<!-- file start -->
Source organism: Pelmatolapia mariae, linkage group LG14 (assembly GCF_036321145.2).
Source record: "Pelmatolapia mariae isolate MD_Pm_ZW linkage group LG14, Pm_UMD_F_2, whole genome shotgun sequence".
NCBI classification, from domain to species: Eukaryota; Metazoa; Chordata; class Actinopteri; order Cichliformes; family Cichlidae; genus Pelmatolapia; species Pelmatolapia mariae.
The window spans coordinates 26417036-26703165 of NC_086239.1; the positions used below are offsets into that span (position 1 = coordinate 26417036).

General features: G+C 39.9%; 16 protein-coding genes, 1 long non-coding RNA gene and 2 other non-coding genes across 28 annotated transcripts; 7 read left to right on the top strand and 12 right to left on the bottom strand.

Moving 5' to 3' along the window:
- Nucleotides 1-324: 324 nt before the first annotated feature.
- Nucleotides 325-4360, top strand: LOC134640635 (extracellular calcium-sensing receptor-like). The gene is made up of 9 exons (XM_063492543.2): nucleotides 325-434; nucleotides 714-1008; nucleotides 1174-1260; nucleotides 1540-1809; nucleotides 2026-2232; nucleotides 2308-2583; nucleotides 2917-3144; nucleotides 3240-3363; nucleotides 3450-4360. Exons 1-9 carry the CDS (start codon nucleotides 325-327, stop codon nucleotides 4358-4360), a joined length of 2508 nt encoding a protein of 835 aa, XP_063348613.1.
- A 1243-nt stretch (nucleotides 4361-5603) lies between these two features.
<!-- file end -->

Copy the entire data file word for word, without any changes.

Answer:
Source organism: Pelmatolapia mariae, linkage group LG14 (assembly GCF_036321145.2).
Source record: "Pelmatolapia mariae isolate MD_Pm_ZW linkage group LG14, Pm_UMD_F_2, whole genome shotgun sequence".
NCBI classification, from domain to species: Eukaryota; Metazoa; Chordata; class Actinopteri; order Cichliformes; family Cichlidae; genus Pelmatolapia; species Pelmatolapia mariae.
The window spans coordinates 26417036-26703165 of NC_086239.1; the positions used below are offsets into that span (position 1 = coordinate 26417036).

General features: G+C 39.9%; 16 protein-coding genes, 1 long non-coding RNA gene and 2 other non-coding genes across 28 annotated transcripts; 7 read left to right on the top strand and 12 right to left on the bottom strand.

Moving 5' to 3' along the window:
- Nucleotides 1-324: 324 nt before the first annotated feature.
- Nucleotides 325-4360, top strand: LOC134640635 (extracellular calcium-sensing receptor-like). The gene is made up of 9 exons (XM_063492543.2): nucleotides 325-434; nucleotides 714-1008; nucleotides 1174-1260; nucleotides 1540-1809; nucleotides 2026-2232; nucleotides 2308-2583; nucleotides 2917-3144; nucleotides 3240-3363; nucleotides 3450-4360. Exons 1-9 carry the CDS (start codon nucleotides 325-327, stop codon nucleotides 4358-4360), a joined length of 2508 nt encoding a protein of 835 aa, XP_063348613.1.
- A 1243-nt stretch (nucleotides 4361-5603) lies between these two features.